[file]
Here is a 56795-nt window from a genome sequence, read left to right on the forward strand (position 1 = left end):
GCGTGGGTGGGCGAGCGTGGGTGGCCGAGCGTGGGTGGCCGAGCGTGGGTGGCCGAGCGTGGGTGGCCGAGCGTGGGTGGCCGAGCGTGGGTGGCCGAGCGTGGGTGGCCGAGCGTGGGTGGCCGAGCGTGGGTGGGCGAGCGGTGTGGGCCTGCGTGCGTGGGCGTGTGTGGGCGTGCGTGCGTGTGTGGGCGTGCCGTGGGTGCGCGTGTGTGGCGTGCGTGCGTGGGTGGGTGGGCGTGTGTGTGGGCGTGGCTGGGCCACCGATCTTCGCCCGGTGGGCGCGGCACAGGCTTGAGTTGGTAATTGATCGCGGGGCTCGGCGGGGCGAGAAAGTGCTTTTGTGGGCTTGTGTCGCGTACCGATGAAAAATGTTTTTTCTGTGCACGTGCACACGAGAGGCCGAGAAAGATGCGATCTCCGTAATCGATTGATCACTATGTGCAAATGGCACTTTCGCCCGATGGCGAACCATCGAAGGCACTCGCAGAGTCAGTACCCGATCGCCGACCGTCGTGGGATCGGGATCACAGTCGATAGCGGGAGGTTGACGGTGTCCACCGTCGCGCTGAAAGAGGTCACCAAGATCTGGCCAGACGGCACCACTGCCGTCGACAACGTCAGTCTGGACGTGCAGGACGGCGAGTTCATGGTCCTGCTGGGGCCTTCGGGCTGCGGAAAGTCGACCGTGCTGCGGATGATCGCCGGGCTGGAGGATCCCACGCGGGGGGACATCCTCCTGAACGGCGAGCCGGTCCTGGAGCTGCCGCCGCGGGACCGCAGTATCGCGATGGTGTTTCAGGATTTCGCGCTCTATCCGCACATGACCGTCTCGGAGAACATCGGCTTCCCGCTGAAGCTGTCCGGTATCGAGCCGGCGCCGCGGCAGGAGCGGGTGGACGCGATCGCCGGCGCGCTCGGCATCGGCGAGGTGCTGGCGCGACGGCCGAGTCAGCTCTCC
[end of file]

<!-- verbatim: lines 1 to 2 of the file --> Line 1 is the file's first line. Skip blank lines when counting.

Here is a 56795-nt window from a genome sequence, read left to right on the forward strand (position 1 = left end):
GCGTGGGTGGGCGAGCGTGGGTGGCCGAGCGTGGGTGGCCGAGCGTGGGTGGCCGAGCGTGGGTGGCCGAGCGTGGGTGGCCGAGCGTGGGTGGCCGAGCGTGGGTGGCCGAGCGTGGGTGGCCGAGCGTGGGTGGGCGAGCGGTGTGGGCCTGCGTGCGTGGGCGTGTGTGGGCGTGCGTGCGTGTGTGGGCGTGCCGTGGGTGCGCGTGTGTGGCGTGCGTGCGTGGGTGGGTGGGCGTGTGTGTGGGCGTGGCTGGGCCACCGATCTTCGCCCGGTGGGCGCGGCACAGGCTTGAGTTGGTAATTGATCGCGGGGCTCGGCGGGGCGAGAAAGTGCTTTTGTGGGCTTGTGTCGCGTACCGATGAAAAATGTTTTTTCTGTGCACGTGCACACGAGAGGCCGAGAAAGATGCGATCTCCGTAATCGATTGATCACTATGTGCAAATGGCACTTTCGCCCGATGGCGAACCATCGAAGGCACTCGCAGAGTCAGTACCCGATCGCCGACCGTCGTGGGATCGGGATCACAGTCGATAGCGGGAGGTTGACGGTGTCCACCGTCGCGCTGAAAGAGGTCACCAAGATCTGGCCAGACGGCACCACTGCCGTCGACAACGTCAGTCTGGACGTGCAGGACGGCGAGTTCATGGTCCTGCTGGGGCCTTCGGGCTGCGGAAAGTCGACCGTGCTGCGGATGATCGCCGGGCTGGAGGATCCCACGCGGGGGGACATCCTCCTGAACGGCGAGCCGGTCCTGGAGCTGCCGCCGCGGGACCGCAGTATCGCGATGGTGTTTCAGGATTTCGCGCTCTATCCGCACATGACCGTCTCGGAGAACATCGGCTTCCCGCTGAAGCTGTCCGGTATCGAGCCGGCGCCGCGGCAGGAGCGGGTGGACGCGATCGCCGGCGCGCTCGGCATCGGCGAGGTGCTGGCGCGACGGCCGAGTCAGCTCTCC